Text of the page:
The Dougout: Donovan still having an impact on Rams

Good luck charms come in many different forms. 

Some of them are worn. 

Some of them are hung up somewhere. 

And some of them are safely tucked into a pocket. 

Shortly before the Shawsheen Tech football team’s Div. 5 semifinal game against Dover Sherborn on Saturday, head coach Al Costabile did a quick inventory check of the contents in his pocket. 

One of them? 

A Memorial Prayer Photo Card for Mark Donovan, who coached alongside Costabile for more than two decades at Shawsheen. 

Donovan died last fall after a long battle with cancer. This is the first full season the Rams have played since Donovan’s death. 

“There’s a picture of Dunny by door (of the locker room) and the kids all tap it or kiss their hands and touch it before going onto the field,” Costabile said. “Go into our locker room and there it is. We’ve been doing that since Dunny passed away.” 

While the card in Costabile’s pocket, along with a few others including one for former Town Crier sports reporter Michael Ippolito, is a devastating reminder at how precious life can be, it certainly served as inspiration for Costabile and his Rams.  

Throughout Saturday’s game against Dover Sherborn, some stuff happened. 

Some crazy stuff. 

The first two Raider punts? 

The first one traveled 16 yards and the second one went just 18 yards. 

Wind? 

Maybe. 

In the second quarter, a sack by freshman James Tildsley created a fumble that was recovered by sophomore Cullen Walsh. Tildsley said afterward that he just couldn’t believe the clear path to the quarterback that suddenly opened up. 

That turnover led to Shawsheen’s first touchdown. 

Coincidence? 

Maybe. 

After the Rams took the lead, the Raiders drove right back. 

On a fourth-down pass from the Shawsheen 31-yard line, sophomore Sid Tildsley stepped in front of a pass and returned the interception 70 yards for a touchdown. 

Just a great read by No. 12? 

Probably. 

Maybe. 

In the fourth quarter, with the game tied at 14 after a Raider touchdown, the kickoff was fumbled by the Rams and Dover Sherborn recovered at the Ram 14-yard line. 

On the very next play from scrimmage, somehow, Dover Sherborn fumbled the snap and Richard Elliott III of Shawsheen recovered. 

A fumble on the very next play? 

Coincidence? 

Nope. 

Not that one. 

Shawsheen then drove 85 yards for the game-winning touchdown. 

“That was Dunny right there,” said junior Austin Malandain. “We all miss him every day, but he’s been watching us since Day 1. We play for him every day.”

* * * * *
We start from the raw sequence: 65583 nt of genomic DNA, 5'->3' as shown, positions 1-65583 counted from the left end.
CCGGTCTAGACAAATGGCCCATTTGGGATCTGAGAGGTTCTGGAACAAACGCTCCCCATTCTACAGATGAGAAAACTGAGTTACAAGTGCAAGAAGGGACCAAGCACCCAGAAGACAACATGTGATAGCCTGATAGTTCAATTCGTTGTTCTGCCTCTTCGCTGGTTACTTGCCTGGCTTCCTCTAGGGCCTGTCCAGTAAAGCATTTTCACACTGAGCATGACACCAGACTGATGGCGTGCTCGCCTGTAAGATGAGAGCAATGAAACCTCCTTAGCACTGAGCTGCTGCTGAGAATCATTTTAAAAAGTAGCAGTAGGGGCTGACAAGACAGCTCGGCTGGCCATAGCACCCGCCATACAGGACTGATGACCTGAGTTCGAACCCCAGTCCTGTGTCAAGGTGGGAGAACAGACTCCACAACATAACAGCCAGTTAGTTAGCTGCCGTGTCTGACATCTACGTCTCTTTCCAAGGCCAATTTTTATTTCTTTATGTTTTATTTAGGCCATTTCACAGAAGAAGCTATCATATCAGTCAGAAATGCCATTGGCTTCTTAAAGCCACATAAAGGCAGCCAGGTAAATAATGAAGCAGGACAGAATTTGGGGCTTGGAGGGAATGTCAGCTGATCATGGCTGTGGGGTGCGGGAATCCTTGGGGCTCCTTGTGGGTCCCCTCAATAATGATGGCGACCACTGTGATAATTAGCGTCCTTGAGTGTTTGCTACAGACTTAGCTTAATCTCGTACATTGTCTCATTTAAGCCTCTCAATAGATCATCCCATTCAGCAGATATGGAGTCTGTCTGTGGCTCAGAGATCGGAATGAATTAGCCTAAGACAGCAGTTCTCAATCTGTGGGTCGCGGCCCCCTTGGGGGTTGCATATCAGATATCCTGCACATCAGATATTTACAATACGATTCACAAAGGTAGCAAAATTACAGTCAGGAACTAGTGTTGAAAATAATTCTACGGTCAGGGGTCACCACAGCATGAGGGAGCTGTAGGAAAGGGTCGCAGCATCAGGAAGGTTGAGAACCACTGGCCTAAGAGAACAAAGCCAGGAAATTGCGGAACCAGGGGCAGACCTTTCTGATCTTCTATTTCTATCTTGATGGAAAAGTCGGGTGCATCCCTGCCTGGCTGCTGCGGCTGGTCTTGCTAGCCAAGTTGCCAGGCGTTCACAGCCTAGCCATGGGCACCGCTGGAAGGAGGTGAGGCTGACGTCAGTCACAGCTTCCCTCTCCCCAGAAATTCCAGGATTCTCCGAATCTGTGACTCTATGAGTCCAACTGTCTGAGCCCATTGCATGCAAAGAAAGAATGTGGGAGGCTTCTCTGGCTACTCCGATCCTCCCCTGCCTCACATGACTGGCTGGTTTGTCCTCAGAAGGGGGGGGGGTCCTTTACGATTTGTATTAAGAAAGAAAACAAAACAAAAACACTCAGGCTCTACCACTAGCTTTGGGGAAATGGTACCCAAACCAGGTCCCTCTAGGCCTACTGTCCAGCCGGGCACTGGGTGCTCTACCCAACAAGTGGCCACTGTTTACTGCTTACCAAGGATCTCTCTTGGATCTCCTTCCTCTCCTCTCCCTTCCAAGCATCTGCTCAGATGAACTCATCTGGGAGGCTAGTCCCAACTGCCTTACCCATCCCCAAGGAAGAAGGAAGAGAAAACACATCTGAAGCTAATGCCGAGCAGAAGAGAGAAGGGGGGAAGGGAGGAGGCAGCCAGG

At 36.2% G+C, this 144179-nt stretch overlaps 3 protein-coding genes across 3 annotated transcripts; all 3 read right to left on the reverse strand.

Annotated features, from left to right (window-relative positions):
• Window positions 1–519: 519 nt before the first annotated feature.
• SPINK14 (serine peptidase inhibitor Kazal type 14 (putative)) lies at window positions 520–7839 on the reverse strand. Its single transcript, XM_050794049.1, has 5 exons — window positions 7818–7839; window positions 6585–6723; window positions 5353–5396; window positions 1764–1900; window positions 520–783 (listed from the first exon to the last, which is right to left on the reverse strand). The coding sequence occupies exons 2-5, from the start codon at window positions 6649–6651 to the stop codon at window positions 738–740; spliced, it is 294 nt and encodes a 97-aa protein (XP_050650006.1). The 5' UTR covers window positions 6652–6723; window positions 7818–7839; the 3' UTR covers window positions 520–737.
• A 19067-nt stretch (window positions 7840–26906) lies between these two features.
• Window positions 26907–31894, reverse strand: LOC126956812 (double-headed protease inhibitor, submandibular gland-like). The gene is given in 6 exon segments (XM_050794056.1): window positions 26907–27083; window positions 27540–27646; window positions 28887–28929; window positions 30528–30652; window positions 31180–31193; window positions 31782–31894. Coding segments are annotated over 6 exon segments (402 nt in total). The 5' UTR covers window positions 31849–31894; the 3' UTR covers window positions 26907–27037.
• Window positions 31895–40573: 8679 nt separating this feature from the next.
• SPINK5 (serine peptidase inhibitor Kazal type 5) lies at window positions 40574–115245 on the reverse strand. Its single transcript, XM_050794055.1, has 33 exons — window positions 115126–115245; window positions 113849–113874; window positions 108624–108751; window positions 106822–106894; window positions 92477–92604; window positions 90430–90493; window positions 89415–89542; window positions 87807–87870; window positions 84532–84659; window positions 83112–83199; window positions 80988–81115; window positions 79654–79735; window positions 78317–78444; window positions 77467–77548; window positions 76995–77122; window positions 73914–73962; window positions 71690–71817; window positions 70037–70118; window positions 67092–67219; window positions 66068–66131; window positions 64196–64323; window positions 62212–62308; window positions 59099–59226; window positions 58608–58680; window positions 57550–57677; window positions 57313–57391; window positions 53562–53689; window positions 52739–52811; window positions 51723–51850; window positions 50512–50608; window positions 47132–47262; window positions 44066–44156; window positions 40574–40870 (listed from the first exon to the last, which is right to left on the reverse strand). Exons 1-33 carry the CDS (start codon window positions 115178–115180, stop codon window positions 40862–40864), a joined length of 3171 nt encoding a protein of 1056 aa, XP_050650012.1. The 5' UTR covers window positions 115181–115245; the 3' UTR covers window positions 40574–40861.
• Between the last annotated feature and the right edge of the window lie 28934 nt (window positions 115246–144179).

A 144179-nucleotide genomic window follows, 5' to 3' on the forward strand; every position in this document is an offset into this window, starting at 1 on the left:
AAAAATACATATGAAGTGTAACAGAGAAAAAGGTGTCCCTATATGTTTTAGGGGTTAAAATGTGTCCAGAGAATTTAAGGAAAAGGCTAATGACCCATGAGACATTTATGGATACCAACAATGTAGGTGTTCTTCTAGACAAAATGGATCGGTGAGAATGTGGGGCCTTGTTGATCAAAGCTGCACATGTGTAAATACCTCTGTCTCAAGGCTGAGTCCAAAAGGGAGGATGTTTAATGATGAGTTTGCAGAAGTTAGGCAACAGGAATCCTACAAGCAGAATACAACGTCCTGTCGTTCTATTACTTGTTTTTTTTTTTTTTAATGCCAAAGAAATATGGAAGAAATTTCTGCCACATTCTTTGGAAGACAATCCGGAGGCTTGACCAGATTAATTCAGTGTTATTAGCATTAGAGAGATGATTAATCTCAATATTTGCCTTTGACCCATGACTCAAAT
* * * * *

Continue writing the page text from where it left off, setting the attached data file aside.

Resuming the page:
“That fumble was because of Dunny,” smiled junior Ryan Copson, who went on to score that game-winning touchdown. “I went up to my whole team right after that play and said ‘Dunny is watching over us.’ He knew that we had to win this game and he was there for us and we did it for him. Now, we’re going to go win the Super Bowl for him too.” 

Costabile smiled when asked about his former assistant coach’s ability to create turnovers on Saturday. 

“That’s been going on all year,” the coach said. “There’s always someone in the group that says it. We all have it in our minds.” 

In the moments following Shawsheen’s quarterfinal victory against Old Rochester Regional a week earlier, assistant coach Sean Hines looked briefly into the sky as the team huddled on the field after the game. 

After a few seconds, Hines addressed the team. 

Up in the sky, Hines said, was a single star. 

Without saying another word, everyone in the postgame huddle had the same thought. 

Dunny. 

“That star, that’s Dunny,” said senior Mavrick Bourdeau, who played for Donovan as a freshman and a sophomore. “We all say it every game, he’s always watching over us. We miss him every day. He was a great guy. He motivated you to work hard every day.” 

A basketball player in the winter, Bourdeau said he used to watch Donovan work with the Ram wrestling team, many of whom are football teammates. 

“I saw how much he worked his guys,” Bourdeau said, “and how much he loved them.” 

Saturday was a big day for Shawsheen Tech football, on the ground and in the sky. 

“Dunny,” Bourdeau added. “I’m sure he was proud.” 

“Absolutely,” added Costabile. “Dunny would have loved that game.” 

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